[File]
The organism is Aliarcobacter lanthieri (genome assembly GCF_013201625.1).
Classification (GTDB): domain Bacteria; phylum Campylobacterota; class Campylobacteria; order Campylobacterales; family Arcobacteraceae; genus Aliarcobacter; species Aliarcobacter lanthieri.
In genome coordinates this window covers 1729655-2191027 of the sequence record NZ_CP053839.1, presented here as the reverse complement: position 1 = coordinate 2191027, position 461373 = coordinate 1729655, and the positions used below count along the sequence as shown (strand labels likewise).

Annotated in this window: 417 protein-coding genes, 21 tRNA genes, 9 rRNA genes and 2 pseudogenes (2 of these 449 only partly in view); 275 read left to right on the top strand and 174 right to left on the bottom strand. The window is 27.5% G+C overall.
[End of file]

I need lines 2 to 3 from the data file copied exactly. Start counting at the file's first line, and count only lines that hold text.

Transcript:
Classification (GTDB): domain Bacteria; phylum Campylobacterota; class Campylobacteria; order Campylobacterales; family Arcobacteraceae; genus Aliarcobacter; species Aliarcobacter lanthieri.
In genome coordinates this window covers 1729655-2191027 of the sequence record NZ_CP053839.1, presented here as the reverse complement: position 1 = coordinate 2191027, position 461373 = coordinate 1729655, and the positions used below count along the sequence as shown (strand labels likewise).